8. In the revision petition, the learned counsel for the petitioners contended that the order of the District Judge determining the plaintiff's share of the profits at Rs. 25,183-1-5 was vitiated by some errors and mistakes, and that in any event the proper meaning to be given to the order passed in the stay petition in this Court is that it is only after the appeal against the preliminary decree is decided one way or the other that the Court can continue the final decree proceedings and consider the Commissioner's report and all the objections of the parties, and determine what amount is payable by one party to the other as a result of the taking of accounts. He elaborated this point by contending that the final decree should be actually passed by the same judge who hears the parties and considers the Commissioner's report and the objections thereto, and that it is not a proper procedure that (when the appeal against the preliminary decree is pending) one Judge should determine the liability regarding it merely as his findings while (after the disposal of the appeal against the preliminary decree) some other judge automatically accepts the findings and passes a final decree.
We think there is no substance in this contention. In the first place it should be mentioned that the proper, effective and appropriate remedy for the party is to prefer an appeal against the final decree, and urge therein all his objections against the findings and the decision of the lower Court in the matter of fixation of his liability under Section 105 C. P. C. Matters which can be agitated only in an appeal against the final decree cannot be agitated in a revision petition. On this short ground the revision petition is liable to be dismissed in limine.
Further we do not agree with the learned counsel's interpretation of the scope of the order of stay passed by this Court. The order of stay is expressly restricted to the passing of the final decree alone, and that means, the trial Court will have unfettered and ample jurisdiction to proceed with the final decree proceedings, and every step taken and every direction given by the lower Court upto the passing of the final decree will be clearly binding upon both the parties. All orders passed by the lower Court and all the steps taken in pursuance thereof towards the framing and passing of the final decree are clearly binding upon the parties and the succeeding Judges.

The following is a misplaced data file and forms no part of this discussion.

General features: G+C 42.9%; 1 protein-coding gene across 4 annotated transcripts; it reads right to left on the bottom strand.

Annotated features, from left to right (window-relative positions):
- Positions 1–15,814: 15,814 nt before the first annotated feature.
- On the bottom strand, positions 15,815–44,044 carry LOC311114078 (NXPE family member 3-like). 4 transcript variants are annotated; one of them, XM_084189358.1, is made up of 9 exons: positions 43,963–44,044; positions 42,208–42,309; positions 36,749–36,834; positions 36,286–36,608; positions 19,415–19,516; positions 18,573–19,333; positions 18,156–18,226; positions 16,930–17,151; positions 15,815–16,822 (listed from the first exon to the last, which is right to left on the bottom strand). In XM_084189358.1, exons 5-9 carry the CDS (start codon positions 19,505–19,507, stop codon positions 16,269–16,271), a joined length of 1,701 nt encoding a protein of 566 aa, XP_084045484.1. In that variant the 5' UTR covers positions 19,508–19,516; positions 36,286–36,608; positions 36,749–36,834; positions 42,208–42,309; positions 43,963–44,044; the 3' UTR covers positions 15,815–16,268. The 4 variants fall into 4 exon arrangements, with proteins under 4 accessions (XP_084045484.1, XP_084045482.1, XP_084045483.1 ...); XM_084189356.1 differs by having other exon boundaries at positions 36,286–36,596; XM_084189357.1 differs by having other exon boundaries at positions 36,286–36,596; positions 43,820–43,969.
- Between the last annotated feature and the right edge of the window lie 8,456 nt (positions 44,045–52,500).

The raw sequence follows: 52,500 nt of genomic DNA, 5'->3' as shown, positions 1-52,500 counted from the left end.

9. In Kishun Kuar v. Ganga Prasad, ILR 31 All 153, the District Judge fixed the liability of the defendant, determining the amount payable by him to the plaintiff but deferred the passing of the decree for production of a certificate to collect the debts. Later on the District Judge delivered a second judgment and made an order remanding the case to the Court of first instance. It was held that on the earlier occasion nothing remained to be done except to pass a decree, and that the second order of the learned District Judge in supersession of the earlier order was without jurisdiction.